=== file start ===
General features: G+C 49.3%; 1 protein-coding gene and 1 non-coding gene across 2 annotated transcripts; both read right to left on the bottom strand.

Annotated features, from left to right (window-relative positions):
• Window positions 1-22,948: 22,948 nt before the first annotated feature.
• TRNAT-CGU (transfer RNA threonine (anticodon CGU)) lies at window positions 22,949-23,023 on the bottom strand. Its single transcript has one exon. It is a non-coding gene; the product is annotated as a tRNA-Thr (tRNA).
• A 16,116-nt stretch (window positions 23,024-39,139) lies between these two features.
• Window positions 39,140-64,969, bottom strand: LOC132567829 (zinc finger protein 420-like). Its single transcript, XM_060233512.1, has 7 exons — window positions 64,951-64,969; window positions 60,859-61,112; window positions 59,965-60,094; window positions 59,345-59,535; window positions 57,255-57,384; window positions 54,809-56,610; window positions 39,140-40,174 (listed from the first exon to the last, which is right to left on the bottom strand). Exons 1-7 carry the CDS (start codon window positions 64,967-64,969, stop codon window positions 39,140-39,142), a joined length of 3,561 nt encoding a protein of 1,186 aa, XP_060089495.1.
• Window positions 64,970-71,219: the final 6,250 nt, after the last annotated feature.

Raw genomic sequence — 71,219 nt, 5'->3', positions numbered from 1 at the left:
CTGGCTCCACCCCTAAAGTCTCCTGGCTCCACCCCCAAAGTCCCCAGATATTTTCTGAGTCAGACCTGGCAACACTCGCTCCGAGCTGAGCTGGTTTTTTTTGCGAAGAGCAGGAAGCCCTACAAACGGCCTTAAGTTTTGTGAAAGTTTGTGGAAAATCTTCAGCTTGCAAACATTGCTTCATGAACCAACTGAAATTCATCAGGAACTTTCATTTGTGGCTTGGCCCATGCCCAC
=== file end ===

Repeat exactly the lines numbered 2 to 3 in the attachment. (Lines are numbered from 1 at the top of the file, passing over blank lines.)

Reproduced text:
Annotated features, from left to right (window-relative positions):
• Window positions 1-22,948: 22,948 nt before the first annotated feature.